"For me, it's an opportunity for musical discover," he said. "When they announced the lineup, I knew Radiohead. Then I knew Beyoncé (who had to bow out due to her pregnancy with twins), and I knew Kendrick Lamar. But, when I saw the rest of the lineup, I had to wonder who the rest of them were."

After the lineup was announced and he had a chance to research the acts, he said the lineup was "an embarrassment of riches."

Despite all the activities that some might consider a distraction — plus celebrities including James Franco, Kylie Jenner, Ashley Tisdale, and some cast members of Netflix's 13 Reasons Why and The CW's Riverdale —Day 1 of Coachella did contain many musical riches.

The first major surprise guest came on around 3 p.m. when the Lemon Twigs, a pop-rock band from Long Island, was joined on the Gobi stage for their last song, Couldn't I just Tell You, by legendary producer and recording artist Todd Rundgren.

Canadian multi-instrumentalist MacDeMarco gave a surprise powerhouse performance on the Outdoor Theatre at twilight.

Father John Misty, the former Fleet Fox drummer who has come into his own as a singer-songwriter since changing his stage name from Josh Tillman, opened his evening show on the large Coachella stage with a heartfelt version of the title song from his new album, Pure Comedy, which is anything but funny. Supported by a horn and string section and a pianist on a Yamaha grand piano, Misty crooned lyrics like, "They build fortunes poisoning their offspring/And hand out prizes when someone patents the cure/Where did they find these goons they elected to rule them?"

Later, Misty sat on the edge of the stage, dangling his feet in shoes with no socks, and intoned the equally conscientious When the God of Love Returns There Will Be Hell to Pay. Fans sang along with every word, but Misty ran out of time before he could perform his Dylanesque, 14-minute magnum opus, Leaving L.A.

Phantogram, an electro-dream pop group from New York fronted by Sarah Barthel and Josh Carter, took full advantage of the three screens on the Outdoor Theatre to engagingly complement a set that was consistently more dynamic than their radio hit, You Don't Get Me High Anymore. They drew a larger crowd in their smaller outdoor space than Misty attracted on the main stage.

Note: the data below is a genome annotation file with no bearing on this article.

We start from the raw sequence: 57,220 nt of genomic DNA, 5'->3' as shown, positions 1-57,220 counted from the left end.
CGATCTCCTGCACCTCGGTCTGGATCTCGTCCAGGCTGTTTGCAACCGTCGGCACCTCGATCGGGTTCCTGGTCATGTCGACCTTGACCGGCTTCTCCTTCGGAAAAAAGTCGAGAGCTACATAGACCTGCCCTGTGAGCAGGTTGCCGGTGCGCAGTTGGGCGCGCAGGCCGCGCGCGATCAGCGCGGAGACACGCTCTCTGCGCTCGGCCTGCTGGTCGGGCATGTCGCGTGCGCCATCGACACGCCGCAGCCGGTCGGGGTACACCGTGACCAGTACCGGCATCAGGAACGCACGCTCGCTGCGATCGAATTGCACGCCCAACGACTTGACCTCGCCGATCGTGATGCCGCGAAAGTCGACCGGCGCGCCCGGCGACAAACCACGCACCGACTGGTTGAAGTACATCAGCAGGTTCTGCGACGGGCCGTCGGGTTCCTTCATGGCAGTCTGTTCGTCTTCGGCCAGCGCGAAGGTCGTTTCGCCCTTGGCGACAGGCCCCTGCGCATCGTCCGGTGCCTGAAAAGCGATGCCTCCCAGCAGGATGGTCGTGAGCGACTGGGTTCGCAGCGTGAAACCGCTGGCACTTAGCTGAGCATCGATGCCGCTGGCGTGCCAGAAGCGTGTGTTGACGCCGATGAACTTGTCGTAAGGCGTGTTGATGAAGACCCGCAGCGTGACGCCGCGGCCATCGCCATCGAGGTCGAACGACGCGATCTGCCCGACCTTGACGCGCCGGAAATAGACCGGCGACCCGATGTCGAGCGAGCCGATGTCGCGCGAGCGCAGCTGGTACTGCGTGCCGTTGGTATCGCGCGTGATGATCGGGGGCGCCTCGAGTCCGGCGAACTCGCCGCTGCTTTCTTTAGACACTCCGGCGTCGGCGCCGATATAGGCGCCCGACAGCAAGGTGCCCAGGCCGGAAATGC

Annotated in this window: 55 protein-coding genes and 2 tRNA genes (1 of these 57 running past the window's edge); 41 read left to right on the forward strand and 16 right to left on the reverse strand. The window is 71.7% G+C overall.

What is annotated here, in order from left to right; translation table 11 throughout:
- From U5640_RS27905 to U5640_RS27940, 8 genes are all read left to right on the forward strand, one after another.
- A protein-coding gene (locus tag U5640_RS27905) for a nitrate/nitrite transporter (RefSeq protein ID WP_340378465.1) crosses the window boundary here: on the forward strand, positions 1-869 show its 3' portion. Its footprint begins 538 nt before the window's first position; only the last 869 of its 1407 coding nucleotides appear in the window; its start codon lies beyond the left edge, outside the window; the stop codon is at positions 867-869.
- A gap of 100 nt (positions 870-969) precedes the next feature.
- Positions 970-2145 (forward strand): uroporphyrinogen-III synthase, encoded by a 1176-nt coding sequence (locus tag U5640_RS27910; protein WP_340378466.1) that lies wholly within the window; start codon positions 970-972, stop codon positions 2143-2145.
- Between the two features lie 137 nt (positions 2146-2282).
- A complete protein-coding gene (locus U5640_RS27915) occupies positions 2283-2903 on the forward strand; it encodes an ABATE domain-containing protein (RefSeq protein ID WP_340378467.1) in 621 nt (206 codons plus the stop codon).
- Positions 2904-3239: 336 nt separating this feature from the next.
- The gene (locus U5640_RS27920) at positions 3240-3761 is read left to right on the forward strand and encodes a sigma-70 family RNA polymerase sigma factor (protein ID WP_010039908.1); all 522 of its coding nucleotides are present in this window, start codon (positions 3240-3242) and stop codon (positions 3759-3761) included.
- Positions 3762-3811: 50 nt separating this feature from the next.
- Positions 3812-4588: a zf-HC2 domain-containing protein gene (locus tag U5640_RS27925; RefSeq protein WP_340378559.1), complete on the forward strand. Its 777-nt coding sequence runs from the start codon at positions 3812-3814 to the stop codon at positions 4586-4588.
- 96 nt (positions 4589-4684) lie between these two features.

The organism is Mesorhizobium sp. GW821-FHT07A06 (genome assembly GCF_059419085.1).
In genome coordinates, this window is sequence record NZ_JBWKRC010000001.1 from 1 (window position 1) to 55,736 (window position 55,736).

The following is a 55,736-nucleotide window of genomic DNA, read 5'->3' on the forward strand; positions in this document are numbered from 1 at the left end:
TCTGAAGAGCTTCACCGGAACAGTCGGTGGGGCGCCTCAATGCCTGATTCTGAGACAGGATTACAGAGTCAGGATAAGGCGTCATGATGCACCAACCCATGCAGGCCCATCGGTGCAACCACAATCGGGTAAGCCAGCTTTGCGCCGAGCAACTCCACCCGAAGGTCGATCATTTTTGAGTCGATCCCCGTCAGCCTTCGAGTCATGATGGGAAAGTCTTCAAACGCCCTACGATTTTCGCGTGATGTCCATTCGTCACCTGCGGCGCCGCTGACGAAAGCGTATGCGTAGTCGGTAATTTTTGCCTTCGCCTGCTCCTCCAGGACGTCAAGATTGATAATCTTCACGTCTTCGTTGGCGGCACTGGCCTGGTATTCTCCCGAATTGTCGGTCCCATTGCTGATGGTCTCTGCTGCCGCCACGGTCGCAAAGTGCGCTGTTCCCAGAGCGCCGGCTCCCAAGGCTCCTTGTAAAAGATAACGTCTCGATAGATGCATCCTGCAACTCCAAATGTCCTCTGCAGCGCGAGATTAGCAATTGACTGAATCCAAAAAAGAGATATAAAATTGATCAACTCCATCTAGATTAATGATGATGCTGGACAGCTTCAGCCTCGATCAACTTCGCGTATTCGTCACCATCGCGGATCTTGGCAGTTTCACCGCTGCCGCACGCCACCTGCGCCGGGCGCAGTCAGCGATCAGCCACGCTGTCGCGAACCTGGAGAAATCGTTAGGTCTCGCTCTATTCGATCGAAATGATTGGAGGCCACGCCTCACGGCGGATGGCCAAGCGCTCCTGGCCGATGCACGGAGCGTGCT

But the crowds came back for the xx, an English group Goldenvoice has brought up through the ranks on the heels of hits such as Crystalized and On Hold. The group didn't feature multi-media on its two screens, but the crowd roared in recognition of its hits.

Not surprisingly, the best presentations may have come at night in the Gobi tent. Jagwar Ma, for example, had screens on both sides of the Austrian electro-dance band's position on stage, but the backdrop was the lit palm trees of the Empire Polo Club.

That's a permanent scene that will continue to inspire through this weekend and next.

Father John Misty repped the drummers-turned-frontmen Friday night at Coachella. (Photo: Kevin Winter, Getty Images for Coachella

Radiohead quit Coachella stage twice after technical problems

Radiohead had to abandon the stage twice during their headline set at Coachella music festival in the US, after they were hit with numerous technical problems.

The band faced complete sound failures along with episodes of audio feedback.

"Can you actually hear me now?" Thom Yorke asked crowds when he returned to the stage for the second time.

"I'd love to tell you a joke, lighten the mood, something like that. But this is Radiohead..."

The live stream audio was also affected by sound problems.

The first sound drop-out occurred during Ful Stop, reports Pitchfork.

Another happened during 15 Step, with the second audio failure lasting for most of the song, although the band persisted for some time before the stage went dark.

After a break, they attempted The National Anthem, which was hit by more problems and then carried on with the show.

Near the end of their performance of Let Down, the main stage speakers failed and the band then quit the stage for a second time.

Coachella Valley Arts and Music Festival takes place at the Empire Polo Club in Indio, California.

This year will also see performances from Lady Gaga, Kendrick Lamar and Stormzy.

Lady Gaga will make history as female headliner at Coachella

Lady Gaga will make history when she performs at the Coachella Valley Music and Arts festival this weekend, marking a decade since a solo woman has been billed as a headliner on the prestigious musical stage.

Beyonce had been slated to headline the festival in Indio, California, but backed out because she's pregnant with twins. Bjork was the last solo female to headline Coachella in 2007, so it begs the question: Why has it taken so long?